But we don't see for example, Darth Vader force-choking Obi Wan Kenobi. We see young Obi Wan and Anakin Skywalker using force pushes on battle droids, but not against Darth Maul, Count Dooku, etc.

It could be that once a person unlocks their own force use past a certain point, their body can't be directly manipulated by another.

  • 4
    This could explain why we don't see more battles where light sabers are hurled at each other using the force instead of the wielder's hands.
    – Michael
    Oct 4, 2017 at 19:23
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    I would love to see a canon source for this. (This being my personally believed, but unconfirmed, explanation) Oct 4, 2017 at 19:48
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    It appears to be something that’s easy to counter, but not automatic. Dooku successfully uses a force push on Obi-Wan when he has an opening in Revenge of the Sith. Anakin tries to force push Obi-Wan during their duel (but Obi-Wan counters without too much trouble). And of course, there’s all the instances of force choking in the Clone Wars series and books. A particularly notable case of force push from the Clone Wars series is when Dooku tries to push a bunch of people off a cliff. The non-force-users are pushed off, but Obi-Wan and Anakin seem to be able to resist.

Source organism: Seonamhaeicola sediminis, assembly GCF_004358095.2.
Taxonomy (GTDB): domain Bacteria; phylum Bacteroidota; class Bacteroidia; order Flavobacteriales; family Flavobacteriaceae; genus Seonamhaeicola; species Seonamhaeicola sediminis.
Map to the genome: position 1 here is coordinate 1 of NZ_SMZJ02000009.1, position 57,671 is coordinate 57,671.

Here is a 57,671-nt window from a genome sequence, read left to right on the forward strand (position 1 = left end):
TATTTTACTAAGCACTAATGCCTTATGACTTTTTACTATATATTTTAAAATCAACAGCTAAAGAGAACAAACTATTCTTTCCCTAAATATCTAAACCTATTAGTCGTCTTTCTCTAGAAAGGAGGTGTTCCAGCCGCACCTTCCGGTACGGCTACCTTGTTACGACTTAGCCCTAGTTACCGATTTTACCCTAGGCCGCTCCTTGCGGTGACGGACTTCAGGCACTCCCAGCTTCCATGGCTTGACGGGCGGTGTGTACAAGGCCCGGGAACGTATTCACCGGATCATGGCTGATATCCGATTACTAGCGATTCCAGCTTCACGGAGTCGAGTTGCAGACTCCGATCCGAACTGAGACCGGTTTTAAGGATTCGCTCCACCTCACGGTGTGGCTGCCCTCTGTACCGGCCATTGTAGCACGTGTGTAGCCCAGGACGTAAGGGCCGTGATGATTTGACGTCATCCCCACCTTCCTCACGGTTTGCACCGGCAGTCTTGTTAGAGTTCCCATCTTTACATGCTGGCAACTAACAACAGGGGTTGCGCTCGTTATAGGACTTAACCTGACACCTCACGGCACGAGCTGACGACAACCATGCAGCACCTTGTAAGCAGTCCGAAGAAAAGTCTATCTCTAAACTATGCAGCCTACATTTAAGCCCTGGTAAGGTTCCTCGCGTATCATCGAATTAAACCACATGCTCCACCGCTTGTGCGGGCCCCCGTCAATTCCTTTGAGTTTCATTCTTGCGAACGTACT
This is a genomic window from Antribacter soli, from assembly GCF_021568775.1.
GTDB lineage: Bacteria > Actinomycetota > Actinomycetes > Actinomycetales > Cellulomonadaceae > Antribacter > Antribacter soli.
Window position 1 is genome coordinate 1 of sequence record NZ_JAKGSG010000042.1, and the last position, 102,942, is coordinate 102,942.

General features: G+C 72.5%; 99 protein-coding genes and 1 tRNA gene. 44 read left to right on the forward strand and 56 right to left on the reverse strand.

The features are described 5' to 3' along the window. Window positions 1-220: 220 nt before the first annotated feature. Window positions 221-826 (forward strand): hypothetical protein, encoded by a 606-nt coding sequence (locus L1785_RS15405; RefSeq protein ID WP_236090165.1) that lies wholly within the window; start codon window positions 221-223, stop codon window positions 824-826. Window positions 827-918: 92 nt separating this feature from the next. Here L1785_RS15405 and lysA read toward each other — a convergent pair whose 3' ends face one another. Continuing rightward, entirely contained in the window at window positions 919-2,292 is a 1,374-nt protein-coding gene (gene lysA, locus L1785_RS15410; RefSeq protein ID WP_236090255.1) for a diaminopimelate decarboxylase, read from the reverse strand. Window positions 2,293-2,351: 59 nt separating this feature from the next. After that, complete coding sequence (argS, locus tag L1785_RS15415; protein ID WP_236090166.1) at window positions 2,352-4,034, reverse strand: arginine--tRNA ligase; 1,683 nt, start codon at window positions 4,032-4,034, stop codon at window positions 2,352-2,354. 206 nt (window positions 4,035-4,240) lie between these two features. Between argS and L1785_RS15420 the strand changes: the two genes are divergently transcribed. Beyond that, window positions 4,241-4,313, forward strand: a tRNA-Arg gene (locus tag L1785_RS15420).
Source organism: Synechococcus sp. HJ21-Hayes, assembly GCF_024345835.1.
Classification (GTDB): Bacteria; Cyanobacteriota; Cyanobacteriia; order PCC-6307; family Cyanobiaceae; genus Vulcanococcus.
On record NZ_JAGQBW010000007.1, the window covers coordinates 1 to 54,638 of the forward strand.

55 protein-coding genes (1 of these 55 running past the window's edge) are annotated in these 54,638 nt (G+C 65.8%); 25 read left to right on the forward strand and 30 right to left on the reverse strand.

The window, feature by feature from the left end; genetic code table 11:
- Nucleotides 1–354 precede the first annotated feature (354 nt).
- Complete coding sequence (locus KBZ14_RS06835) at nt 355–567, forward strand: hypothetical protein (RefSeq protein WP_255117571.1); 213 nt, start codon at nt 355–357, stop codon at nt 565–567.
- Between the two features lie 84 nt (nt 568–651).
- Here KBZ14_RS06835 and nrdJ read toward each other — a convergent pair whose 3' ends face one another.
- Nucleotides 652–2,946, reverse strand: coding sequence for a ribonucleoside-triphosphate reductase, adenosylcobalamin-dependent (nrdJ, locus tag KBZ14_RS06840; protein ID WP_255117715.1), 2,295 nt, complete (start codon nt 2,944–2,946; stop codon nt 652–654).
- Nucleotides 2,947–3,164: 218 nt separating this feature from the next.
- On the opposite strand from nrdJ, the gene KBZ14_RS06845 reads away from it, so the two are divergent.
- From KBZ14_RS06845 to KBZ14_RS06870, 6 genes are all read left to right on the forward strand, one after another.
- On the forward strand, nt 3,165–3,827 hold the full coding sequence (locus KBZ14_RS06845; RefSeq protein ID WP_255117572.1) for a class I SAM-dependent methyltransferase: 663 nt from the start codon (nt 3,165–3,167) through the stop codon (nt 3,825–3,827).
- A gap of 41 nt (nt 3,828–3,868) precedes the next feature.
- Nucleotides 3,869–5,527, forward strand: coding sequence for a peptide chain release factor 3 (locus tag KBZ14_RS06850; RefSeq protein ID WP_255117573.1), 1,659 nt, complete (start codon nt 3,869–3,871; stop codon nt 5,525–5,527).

– Obie 2.0
    Oct 4, 2017 at 19:53
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    Maul force pushes Obi-Wan off the edge of the area they're fighting on, causing him to drop his lightsaber and fall into a shaft.
    – chuft
    Oct 5, 2017 at 1:41
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    It could be that "unlocking your force use" is a nonsense phrase from video games. But +1 anyway; I agree with your main point here.
    – Wildcard
    Oct 5, 2017 at 2:57

I would like to officially disagree with the accepted answer as I think it cheapens what is to me the most interesting story arc of the original trilogy.

I would posit that this scene found Darth Vader in a moment of weakness as we are just beginning to see the effect that reconnecting with his (when the movie came out) only child is having on the otherwise baddest guy in the galaxy.

A J's answer lists the evidence:

  1. Vader swears fealty to the Emperor by swearing to kill Luke if he refuses to join them